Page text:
In addition to the public methodes mentioned above they all use the private methods (implemenatation is different from each class):

This makes adding new components to a tab fairly easy, but there is a couple of things to remember. First is that most tab classes uses a variable for the number of rows and columns. If components are added or removed they must be updated. The compoents must be defined, complete with toolTip and all in initComponents. If saving and restoring is applicable, please update save() and restore() and finally place the components in the array. Even more finally is to update the UserPreferences class with any new parameter that shall be stored in the properties file. Note that I'm considering to rewrite the UserPreferences to be more in style with the implementation used in the indicator classes. More about that later.

If a new tab is added, the PreferenceEditor has to be updated with calls to the new tab as well.



The purpose of the database is (at this moment) simply to provide persistence for a few items like placement of lines, notes and a watchlist. There is no need to use a database for that, but I used it anyway. jStock is only tested against Postgresql, but the sql used is rather simple so it is quite possible that other databases should work as well. At some point in time I may try to put Sleepycat je or hsqldb into jStock.


The following tables are used :

Database tables used by jStock
Table name Description
exchange Contains a references to stock exchanges used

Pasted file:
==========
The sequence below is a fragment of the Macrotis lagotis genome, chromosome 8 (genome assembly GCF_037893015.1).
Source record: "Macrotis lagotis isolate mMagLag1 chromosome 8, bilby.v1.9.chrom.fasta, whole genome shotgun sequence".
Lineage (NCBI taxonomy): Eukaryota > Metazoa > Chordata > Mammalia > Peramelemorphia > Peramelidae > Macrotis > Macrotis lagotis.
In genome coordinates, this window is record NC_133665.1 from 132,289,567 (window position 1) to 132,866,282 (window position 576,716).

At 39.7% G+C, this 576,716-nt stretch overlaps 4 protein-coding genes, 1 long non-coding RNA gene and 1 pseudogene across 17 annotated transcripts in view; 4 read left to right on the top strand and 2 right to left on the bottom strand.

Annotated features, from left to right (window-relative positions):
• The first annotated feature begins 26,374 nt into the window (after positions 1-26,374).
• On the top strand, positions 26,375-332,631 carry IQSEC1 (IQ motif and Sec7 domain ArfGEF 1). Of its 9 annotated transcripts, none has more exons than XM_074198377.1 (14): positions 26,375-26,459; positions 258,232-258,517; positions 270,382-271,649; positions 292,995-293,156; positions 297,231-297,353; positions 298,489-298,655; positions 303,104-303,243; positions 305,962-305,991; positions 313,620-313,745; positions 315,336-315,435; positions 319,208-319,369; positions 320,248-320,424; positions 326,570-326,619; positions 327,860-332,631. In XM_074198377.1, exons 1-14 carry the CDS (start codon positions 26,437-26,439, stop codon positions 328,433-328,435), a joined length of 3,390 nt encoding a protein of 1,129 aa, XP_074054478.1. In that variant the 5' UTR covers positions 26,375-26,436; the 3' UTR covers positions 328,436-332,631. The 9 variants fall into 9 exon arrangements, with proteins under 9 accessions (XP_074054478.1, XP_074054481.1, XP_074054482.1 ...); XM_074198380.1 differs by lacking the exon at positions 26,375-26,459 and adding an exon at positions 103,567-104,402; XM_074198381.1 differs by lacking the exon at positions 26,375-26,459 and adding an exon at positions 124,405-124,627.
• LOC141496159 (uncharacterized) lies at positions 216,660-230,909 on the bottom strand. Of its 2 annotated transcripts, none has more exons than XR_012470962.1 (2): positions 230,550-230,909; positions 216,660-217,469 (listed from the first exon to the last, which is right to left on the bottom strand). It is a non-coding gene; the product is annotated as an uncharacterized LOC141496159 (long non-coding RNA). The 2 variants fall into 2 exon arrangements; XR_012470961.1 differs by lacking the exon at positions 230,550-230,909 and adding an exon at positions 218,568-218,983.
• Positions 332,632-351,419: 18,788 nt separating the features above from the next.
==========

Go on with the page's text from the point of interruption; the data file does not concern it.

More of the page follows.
tickers Contains a references to tickers viewed by the user, automatically updated
indicators Contains a references to indicators supported by the application
indicatorparameters May contain parameters for the seleceted indicators per tickerid. Default values are used if not present.
events Future extension currently not used
notes User written notes. Stored per tickerid
watchlist A simple list of tickerids that will be loaded on application startup.
lines Contains the position of user drawn lines.

Some of this tables has information that applies per tickerid like "notes". But there may exist more than one tab in the main jstock per tickerid as both daily and weekly charts are supported and more may come later on. A panelid is used to keep them apart. To enable multiple indicators of the same type a indicatorcode is used. This field has to be shared between a particular parametersetting of the indicator and e.g. the "lines" table. The hashCode of the indicatorparameter is probably a good choice.Tables like "lines" and "indicatorparameters" need the panelid and indicatorcode.

I spent some time looking for ER tool that supported reverse engineering from a Postgresql database. Postgresql_autodoc Postgresql_autodoc was the closest thing I found that work right away. It generated this page from the database.

Use of the database

The db is accessed through a jdbc driver. A generic database manager class in handles the connection to the db and some other very generic stuff. All application spesific database stuff is handled by com.exponto.jstock.JstockDB.

Final remark

As I have released this application as open source, I will of course listen to feedback from users others than myself. I am open for requests and/or help with coding. Also, as this started as an attempt to learn Java, I very much would like critique and suggestions on how I could improve the way I write Java. Please mail me at jstock (at)